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Barely minutes after gas was heralded as our energy supply/CO2 reduction saviour, we're running out already, the timing of the story maybe have to do with making coal seam gas lovable, but that doesn't make the story untrue.

http://www.smh.com.au/environment/en...418-1x7pq.html
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They need to build a gas pipeline from the north west shelf to the eastern seaboard. There's enough natural gas out there to last us hundreds if not thousands of years. It would be of similar length to the Yamal-Europe pipeline - that costed $10billion to build. Which coincidentally is the same amount of money that the Gillard govt is planning on giving away to the wishy washy clean energy fund project over the next 5 years.
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Quote:

Originally Posted by phoneyhuh View Post

They need to build a gas pipeline from the north west shelf to the eastern seaboard. There's enough natural gas out there to last us hundreds if not thousands of years. It would be of similar length to the Yamal-Europe pipeline - that costed $10billion to build. Which coincidentally is the same amount of money that the Gillard govt is planning on giving away to the wishy washy clean energy fund project over the next 5 years.

It's already all sold to China.
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Quote:

Originally Posted by phoneyhuh View Post

There's enough natural gas out there to last us hundreds if not thousands of years.

ah yes, thousand of years, I think you need to learn about exponential growth
and then you will immediately recognize that statement as just plain ridiculous.

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Quote:

Originally Posted by claude glass View Post

It's already all sold to China.

Yep, cheaper just to build a processing facility and port in Broome and have the Chinese sail in and cart it off than pipe it across Australia.

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^mmmm all this talk of meat is getting me excited.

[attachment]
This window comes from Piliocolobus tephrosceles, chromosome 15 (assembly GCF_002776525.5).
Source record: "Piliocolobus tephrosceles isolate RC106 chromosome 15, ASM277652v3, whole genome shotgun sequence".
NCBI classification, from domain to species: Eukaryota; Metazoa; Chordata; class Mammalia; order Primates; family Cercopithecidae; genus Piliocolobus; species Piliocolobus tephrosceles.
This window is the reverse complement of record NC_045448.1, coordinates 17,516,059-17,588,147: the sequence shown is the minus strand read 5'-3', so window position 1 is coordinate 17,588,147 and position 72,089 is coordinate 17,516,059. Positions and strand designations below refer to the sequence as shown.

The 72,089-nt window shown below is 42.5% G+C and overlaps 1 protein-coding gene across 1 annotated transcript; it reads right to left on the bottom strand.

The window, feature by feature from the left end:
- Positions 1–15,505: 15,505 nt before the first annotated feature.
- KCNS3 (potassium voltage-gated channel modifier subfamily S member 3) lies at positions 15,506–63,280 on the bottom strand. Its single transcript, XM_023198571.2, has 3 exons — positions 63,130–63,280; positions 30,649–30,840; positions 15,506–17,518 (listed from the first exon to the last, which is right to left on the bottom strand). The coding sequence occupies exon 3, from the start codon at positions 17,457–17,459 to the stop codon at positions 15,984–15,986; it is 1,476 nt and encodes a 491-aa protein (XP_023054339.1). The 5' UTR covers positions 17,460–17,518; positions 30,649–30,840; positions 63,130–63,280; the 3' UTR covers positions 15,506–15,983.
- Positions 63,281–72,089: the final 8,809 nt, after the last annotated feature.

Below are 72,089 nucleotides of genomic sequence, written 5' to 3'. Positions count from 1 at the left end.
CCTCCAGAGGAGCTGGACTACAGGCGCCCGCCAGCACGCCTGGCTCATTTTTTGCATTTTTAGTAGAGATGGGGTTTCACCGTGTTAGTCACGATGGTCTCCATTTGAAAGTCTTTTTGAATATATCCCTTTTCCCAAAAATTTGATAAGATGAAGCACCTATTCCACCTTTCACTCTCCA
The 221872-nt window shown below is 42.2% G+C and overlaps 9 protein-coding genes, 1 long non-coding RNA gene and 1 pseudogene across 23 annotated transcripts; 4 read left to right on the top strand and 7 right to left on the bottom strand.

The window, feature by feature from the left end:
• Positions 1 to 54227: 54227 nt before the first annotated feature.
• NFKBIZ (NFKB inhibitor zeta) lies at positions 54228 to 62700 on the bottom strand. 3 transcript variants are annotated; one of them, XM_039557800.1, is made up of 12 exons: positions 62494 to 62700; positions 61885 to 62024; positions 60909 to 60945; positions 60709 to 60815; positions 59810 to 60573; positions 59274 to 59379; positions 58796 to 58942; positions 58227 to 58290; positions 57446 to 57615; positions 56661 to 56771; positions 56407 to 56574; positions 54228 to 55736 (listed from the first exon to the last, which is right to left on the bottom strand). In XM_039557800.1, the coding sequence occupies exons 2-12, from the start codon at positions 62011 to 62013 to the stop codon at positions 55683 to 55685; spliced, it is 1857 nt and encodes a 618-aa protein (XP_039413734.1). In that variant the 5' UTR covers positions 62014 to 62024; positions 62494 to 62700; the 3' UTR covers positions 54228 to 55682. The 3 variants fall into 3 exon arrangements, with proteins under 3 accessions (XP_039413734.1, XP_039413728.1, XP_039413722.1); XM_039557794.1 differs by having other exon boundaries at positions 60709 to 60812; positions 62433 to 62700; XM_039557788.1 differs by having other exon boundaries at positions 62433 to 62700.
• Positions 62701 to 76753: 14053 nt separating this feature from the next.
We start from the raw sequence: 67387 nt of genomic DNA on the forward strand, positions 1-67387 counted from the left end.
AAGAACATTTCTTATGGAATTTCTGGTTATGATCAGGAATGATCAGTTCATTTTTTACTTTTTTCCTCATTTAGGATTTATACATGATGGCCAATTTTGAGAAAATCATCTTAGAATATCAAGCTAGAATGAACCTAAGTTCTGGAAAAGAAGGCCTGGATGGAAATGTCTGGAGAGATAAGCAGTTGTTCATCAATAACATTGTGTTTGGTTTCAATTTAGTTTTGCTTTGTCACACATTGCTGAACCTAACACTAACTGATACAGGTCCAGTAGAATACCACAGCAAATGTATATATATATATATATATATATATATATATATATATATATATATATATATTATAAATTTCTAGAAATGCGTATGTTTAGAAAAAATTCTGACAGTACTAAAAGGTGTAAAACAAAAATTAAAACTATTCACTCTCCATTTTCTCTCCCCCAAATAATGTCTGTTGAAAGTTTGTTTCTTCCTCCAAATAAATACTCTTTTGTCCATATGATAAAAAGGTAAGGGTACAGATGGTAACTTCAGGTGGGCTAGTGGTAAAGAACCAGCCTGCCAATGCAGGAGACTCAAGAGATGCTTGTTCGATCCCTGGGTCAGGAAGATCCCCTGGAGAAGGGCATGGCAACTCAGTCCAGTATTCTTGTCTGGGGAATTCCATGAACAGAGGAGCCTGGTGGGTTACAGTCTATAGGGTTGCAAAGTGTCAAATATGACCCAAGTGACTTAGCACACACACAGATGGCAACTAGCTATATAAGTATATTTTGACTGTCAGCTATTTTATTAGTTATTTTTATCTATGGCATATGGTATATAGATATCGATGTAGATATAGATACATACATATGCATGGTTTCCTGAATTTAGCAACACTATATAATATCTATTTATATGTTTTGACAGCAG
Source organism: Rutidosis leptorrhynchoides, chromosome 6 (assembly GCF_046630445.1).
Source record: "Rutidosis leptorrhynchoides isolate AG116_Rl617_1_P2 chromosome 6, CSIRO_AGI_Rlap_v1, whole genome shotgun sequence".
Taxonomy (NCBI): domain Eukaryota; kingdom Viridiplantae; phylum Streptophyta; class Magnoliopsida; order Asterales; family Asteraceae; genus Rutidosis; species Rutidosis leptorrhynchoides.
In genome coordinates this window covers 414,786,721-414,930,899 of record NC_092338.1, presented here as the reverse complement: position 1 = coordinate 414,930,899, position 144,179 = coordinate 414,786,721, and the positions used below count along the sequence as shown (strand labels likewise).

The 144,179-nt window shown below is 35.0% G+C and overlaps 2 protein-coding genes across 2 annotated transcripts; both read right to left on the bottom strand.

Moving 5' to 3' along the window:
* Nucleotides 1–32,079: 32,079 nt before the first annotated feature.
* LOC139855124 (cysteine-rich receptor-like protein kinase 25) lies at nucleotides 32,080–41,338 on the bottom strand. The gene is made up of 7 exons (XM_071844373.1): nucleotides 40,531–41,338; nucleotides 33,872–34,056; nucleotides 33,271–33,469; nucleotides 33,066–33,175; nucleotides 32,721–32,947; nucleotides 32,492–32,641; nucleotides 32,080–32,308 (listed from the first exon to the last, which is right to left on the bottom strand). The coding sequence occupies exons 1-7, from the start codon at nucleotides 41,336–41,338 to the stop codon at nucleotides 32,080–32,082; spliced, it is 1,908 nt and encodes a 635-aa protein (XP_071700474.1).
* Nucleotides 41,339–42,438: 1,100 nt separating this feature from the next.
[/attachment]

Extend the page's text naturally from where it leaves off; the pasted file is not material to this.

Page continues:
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Last Weekend, Half of Germany Was Running on Solar Power

This is really remarkable because I didn't think this would have been possible for Germany to get to this stage so quickly,
the solar industry really is still in it's infancy.
So things are looking good for us because we have a lot more sun and the technology is much cheaper now.
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Coal seam gas to the rescue!

http://www.couriermail.com.au/news/b...-1226373259476
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Quote:

Originally Posted by horst View Post

ah yes, thousand of years, I think you need to learn about exponential growth
and then you will immediately recognize that statement as just plain ridiculous.

http://www.youtube.com/watch?v=e_VpyoAXpA8

What's this exponential growth you're referring to?
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Quote:

Originally Posted by phoneyhuh View Post

They need to build a gas pipeline from the north west shelf to the eastern seaboard. There's enough natural gas out there to last us hundreds if not thousands of years. It would be of similar length to the Yamal-Europe pipeline - that costed $10billion to build. Which coincidentally is the same amount of money that the Gillard govt is planning on giving away to the wishy washy clean energy fund project over the next 5 years.

1000s of years hey? Where's your source for that? Seems like you've caught buffed syndrome..... make up some complete bullshit and hope nobody notices.


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In August 2010 Australia’s proved and probable (2P) natural gas reserves — those with reasonable prospects for commercialisation — stood at around 106 000 petajoules
(PJ),

snip

Australia produced 1911 PJ of natural gas in 2009 – 10

http://www.accc.gov.au/content/item....ural%20gas.pdf

So at current rates of production we've got about 50yrs at most, but since global demand is projected to rise exponentially (did you learn about exponential functions in the vid horst posted?), then most estimates give us about 30-40yrs tops.

And you do realise that natural gas is still a fossil fuel that emits greenhouse gases when burned right?

Nb: I'm not saying LNG shouldn't be developed in some capacity, but wtf are we going to do with a massive pipeline that travels across the desert when those reserves run out?